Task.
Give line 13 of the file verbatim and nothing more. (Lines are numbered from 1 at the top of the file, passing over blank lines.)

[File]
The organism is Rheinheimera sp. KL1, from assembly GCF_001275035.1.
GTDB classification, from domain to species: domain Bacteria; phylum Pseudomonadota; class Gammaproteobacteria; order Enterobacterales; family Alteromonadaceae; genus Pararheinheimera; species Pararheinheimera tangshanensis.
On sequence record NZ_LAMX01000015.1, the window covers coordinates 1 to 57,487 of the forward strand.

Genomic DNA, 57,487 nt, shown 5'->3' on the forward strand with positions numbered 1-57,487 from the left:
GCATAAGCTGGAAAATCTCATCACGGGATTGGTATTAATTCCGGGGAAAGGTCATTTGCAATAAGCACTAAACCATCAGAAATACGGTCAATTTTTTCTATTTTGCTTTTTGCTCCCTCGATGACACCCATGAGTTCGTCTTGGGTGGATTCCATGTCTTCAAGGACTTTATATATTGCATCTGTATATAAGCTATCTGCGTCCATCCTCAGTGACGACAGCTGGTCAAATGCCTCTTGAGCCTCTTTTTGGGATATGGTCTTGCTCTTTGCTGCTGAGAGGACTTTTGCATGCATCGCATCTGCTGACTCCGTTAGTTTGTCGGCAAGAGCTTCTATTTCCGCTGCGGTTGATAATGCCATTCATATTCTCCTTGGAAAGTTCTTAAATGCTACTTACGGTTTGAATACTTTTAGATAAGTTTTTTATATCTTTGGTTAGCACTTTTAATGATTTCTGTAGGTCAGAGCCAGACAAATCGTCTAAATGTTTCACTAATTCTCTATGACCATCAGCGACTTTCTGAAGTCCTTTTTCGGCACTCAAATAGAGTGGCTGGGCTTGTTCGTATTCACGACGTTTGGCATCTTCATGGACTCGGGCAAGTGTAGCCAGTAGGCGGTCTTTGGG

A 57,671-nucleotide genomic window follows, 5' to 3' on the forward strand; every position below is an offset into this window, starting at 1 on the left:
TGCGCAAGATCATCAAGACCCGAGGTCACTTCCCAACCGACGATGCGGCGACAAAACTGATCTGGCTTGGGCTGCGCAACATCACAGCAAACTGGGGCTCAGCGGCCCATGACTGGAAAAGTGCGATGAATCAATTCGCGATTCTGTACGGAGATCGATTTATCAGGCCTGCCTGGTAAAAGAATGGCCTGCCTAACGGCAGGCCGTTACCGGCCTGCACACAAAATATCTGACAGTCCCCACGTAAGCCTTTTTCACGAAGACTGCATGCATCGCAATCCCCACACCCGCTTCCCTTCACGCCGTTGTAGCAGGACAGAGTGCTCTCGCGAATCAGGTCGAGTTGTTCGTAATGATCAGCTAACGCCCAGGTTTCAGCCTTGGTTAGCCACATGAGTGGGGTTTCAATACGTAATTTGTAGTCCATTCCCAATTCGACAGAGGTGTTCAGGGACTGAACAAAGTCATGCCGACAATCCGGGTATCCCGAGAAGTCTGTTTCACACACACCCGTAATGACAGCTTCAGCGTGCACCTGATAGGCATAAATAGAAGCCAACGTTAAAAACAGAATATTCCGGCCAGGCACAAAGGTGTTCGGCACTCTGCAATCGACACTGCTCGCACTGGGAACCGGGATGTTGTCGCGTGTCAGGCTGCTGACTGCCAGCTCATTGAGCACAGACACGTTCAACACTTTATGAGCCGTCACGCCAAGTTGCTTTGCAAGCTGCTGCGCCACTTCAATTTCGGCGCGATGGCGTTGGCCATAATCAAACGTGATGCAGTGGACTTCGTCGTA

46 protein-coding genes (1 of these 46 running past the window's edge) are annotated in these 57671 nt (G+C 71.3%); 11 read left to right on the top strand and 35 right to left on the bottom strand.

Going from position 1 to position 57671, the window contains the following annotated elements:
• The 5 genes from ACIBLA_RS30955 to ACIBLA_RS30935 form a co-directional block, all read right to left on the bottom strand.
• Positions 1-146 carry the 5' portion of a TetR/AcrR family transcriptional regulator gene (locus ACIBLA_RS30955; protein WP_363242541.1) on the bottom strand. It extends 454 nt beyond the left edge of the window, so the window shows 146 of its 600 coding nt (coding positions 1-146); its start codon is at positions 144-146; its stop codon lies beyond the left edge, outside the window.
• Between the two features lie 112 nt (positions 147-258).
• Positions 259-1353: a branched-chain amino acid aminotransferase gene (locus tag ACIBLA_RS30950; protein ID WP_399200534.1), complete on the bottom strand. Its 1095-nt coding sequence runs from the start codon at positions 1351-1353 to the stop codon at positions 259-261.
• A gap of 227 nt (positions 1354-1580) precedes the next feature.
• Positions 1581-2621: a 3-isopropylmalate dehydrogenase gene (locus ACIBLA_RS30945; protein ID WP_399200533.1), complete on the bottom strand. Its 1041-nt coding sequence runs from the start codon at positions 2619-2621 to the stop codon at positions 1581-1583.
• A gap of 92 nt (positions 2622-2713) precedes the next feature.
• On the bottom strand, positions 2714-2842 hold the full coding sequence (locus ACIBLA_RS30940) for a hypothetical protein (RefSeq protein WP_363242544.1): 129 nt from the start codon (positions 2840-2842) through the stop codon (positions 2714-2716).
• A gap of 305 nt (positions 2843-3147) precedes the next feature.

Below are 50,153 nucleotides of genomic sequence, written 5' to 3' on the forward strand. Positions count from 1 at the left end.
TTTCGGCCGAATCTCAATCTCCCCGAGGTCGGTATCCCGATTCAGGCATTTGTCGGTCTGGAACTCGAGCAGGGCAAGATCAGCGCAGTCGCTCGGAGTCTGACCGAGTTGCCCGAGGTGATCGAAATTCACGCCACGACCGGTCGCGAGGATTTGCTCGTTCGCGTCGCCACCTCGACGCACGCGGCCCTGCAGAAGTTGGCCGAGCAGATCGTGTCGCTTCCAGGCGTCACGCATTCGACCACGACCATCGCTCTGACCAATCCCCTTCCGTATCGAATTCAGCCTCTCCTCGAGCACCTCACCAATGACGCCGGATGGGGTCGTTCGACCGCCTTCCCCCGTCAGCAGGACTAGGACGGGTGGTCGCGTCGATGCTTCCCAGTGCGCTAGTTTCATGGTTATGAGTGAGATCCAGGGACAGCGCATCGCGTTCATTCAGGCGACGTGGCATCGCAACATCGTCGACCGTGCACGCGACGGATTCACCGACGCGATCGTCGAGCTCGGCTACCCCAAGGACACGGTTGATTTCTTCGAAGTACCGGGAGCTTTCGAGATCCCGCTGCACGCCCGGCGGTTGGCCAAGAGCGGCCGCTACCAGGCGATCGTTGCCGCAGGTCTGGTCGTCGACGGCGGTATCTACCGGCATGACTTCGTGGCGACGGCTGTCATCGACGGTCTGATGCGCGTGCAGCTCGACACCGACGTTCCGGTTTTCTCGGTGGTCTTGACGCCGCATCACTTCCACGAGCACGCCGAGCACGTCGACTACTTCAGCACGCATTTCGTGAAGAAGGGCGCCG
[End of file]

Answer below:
• Positions 259-1353: a branched-chain amino acid aminotransferase gene (locus tag ACIBLA_RS30950; protein ID WP_399200534.1), complete on the bottom strand. Its 1095-nt coding sequence runs from the start codon at positions 1351-1353 to the stop codon at positions 259-261.